Is Zofran Dangerous? Understanding Pregnancy & Zofran Injury
Zofran is a popular prescription medication that has been in use in the United States since 1992, when the FDA first approved it for treatment of cancer patients.
Specifically, Zofran helps to prevent nausea and vomiting caused by chemotherapy. But in recent years, it's become increasingly popular as an “off-label” treatment for pregnant women experiencing morning sickness.
A prescription is said to be “off-label” when a doctor instructs the patient to use it for treatments other than those for which the medication has been approved. While doctors generally have discretion to authorize off-label prescriptions, they have a duty to do so with great caution and care — and to inform the patient about the potential risks.
Unfortunately, in the case of Zofran, those risks may be profound. There is evidence indicating that the drug could cause serious injury in pregnant women who take the medication but who do not have cancer. Potential side effects include:
• Irregular heartbeat (arrhythmia)
• Rashes, itching, hives
• Dangerous swelling
• Shortness of breath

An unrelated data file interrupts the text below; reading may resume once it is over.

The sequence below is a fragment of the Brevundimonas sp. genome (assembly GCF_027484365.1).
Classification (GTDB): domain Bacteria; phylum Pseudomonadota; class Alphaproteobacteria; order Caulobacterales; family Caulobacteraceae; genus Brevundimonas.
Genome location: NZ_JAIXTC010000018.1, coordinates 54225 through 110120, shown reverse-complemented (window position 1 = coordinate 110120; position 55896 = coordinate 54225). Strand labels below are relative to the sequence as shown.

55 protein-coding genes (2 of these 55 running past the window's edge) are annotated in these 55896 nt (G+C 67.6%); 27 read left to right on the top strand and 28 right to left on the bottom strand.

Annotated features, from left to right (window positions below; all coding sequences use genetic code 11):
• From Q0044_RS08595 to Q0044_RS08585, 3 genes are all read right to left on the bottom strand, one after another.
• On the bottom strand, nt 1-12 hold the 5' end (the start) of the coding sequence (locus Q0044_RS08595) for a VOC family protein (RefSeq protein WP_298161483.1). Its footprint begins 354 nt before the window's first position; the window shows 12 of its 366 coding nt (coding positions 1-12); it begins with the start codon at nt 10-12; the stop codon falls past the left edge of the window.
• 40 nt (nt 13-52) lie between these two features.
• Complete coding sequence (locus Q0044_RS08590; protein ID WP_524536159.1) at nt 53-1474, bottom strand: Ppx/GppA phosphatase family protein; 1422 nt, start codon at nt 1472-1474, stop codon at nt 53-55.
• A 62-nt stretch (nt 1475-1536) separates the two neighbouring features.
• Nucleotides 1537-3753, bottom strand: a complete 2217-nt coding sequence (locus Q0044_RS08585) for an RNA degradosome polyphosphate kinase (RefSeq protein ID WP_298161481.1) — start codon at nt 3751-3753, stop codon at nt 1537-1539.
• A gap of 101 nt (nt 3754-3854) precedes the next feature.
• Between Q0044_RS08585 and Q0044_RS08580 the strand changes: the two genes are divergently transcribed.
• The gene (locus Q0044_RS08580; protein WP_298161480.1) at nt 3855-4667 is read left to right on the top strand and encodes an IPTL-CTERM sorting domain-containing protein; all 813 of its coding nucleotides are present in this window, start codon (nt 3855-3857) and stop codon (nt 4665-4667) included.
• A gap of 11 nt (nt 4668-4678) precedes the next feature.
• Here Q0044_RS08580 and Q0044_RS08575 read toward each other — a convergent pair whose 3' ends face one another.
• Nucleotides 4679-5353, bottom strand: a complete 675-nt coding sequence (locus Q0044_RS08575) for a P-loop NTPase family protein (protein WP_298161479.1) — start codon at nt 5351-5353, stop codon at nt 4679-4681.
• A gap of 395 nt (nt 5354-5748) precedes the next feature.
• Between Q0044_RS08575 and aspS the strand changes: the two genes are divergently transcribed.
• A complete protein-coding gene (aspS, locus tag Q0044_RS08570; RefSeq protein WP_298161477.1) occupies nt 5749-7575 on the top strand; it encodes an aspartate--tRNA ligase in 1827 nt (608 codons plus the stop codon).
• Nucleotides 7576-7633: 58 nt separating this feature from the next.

• Difficulty breathing or swallowing
• Dizziness or fainting
Additionally, the drug may cause birth defects in developing fetuses. The most common kinds of birth defect potentially related to Zofran injury include:
• Heart defects
• Musculoskeletal anomalies
• Mouth deformities
In 2011, the FDA issued a warning about the risk of fatal cardiac arrhythmias in patients taking Zofran. Later, in 2013, the FDA put the drug on its official watch list, which means that the administration has identified a potential health risk and is investigating the danger further.
Meanwhile, here at Andrus Wagstaff PC, we are continuing to monitor the FDA's progress, as well as new claims by mothers and children who may have suffered injury or death after taking Zofran.
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